My assailant hadn't expected the unorthodox defense and couldn't bring himself to a stop in time. I felt his shins collide against my right side before the man tripped over me, cartwheeling in the air and crashing to the dirt ahead of me. Sucking in breath that had been driven out of my lungs, I pushed myself to my feet. My attacked had rolled to his back and threw a kick in my direction from his guard, forcing me to back-peddle a step. The newfound space allowed my attacker to find his feet again. A thin trickle of blood ran down his cheek where he had scraped his face on the landing.
The man wiped at his face with the back of his hand, staring at me. "Hand over the package you're carrying and I'll forgive you of that. I'll let you walk out of this alley alive."
Well that truly was a trade that I would be interested in; I believed my life to be more important than anything else in this world. At the same time, I didn't truly believe my attacker would uphold his end of the bargain. No, I needed to rely on myself some more.
So I turned to run away.
The man had predicted my flight and closed the gap, grabbing at the top of my bag and yanking. I was thrown off balance, falling backwards with the mans momentum to hit the ground. My bag flew open in my tumble and the knapsack dumped its contents out onto the alley floor. Three wooden objects, long and straight, each with a pair of rounded orbs at one end. They glistened with oil that had been rubbed into the wood. The man and I stared at the pieces in silent shock; we both had expected me to be carrying something else. I overcame my surprise first and reached out to snatch up for one the objects by the the hilt--oh immortals, the double entende--and whacked my assailant as stiffly as I could across his knee. He hopped away for me with a muttered cry.
Hard wood, I thought to myself. Despite the situation, I couldn't help but smile.
I lunged upward, slamming the twin balls of my bludgeon underneath the chin of the man, stunning him. I threw a clumsy knee between his legs, doubling him over, and then hammered the block of wood as hard as I could down on the back of his head. His body gave out beneath him and he fell face first onto the alley floor and didn't move again. I had not killed him, I realized after a moment. I could see his torso moving with each breath. I imagined he would have quite a headache when he woke up, but I had no intentions of being there when he did.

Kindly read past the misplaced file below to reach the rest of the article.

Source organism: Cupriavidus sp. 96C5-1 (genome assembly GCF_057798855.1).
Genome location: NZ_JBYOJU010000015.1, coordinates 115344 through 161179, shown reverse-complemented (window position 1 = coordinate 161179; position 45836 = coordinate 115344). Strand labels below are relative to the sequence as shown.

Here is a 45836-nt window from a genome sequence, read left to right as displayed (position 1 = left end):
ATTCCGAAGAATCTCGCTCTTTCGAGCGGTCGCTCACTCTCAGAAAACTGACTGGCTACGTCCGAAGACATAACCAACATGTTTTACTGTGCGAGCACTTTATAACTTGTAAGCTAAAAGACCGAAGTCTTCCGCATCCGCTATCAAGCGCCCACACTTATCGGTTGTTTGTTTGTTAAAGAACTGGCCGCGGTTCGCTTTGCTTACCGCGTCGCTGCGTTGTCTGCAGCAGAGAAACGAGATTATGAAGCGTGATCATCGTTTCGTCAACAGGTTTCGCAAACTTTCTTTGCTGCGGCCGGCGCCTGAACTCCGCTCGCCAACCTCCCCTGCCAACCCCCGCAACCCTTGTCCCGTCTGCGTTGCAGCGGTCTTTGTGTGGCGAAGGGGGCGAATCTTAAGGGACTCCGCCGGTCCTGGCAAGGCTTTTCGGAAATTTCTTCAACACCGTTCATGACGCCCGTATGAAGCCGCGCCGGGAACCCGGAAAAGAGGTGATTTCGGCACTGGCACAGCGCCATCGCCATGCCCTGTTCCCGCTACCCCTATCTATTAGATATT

I finally noticed the slimy feelings in my hands. Whatever had been applied to the wood didn't allow for a tight grip. The object was just asking to be slid about. Retrieving the knapsack, I wiped my hands off on the shirt of the unconscious man and dropped the object back into its container. I did the same with the other two, but not before wiping the dirt that had been picked up in the oil on the man as well. Tying the sack back together, I finally returned it to my bag. Sparing one last glance at my assialant, one had pressed against my ribs where his legs had struck them, I exited the alley and continued on my way.
I was accosted no further.
The recipient of the package met me at the door. A woman wearing little more than a bed shift despite the time of day. In one hand was a glass of red wine and in the other a book. I could just make out the title. An Immortal's Lust. Well, I guess she had been waiting patiently for my delivery. Reaching into my bag, I handed it over without flourish. If she noticed that both it and I were covered in a slight layer of dirt, she didn't voice it. The faster I left, the faster she could satisfy the emotions that dominated her tangle. It was lust and desire, not wealth and class, that guided her to-trial, forced her to look for the aid of other to provide the tool to which she could satisfy herself. Complex drives that I could see but not relate to.
I'll stick to the pride of a job completed.
Later, when I reported back to Dana, I did exactly as Baldric had suggested. I waved the dirt-covered knapsack in the air like it was a trophy sliced off of a fresh kill. The Kennel Master had only nodded. It seemed he had already known about the job's completion, as well as the attack in the alley. I couldn't quite figure out how he had heard about both before I was able to return. So I left The Kennel, my bag a bit heavier. My mind, too, with questions unanswered about the giant and his yet unseen partner.
Bag, Large, Waterproof Leather with shoulder straps -- .4gn + 1.2gn for Waterproof, Heavy Duty Canvas + .2gn for shoulder straps = 1.8gn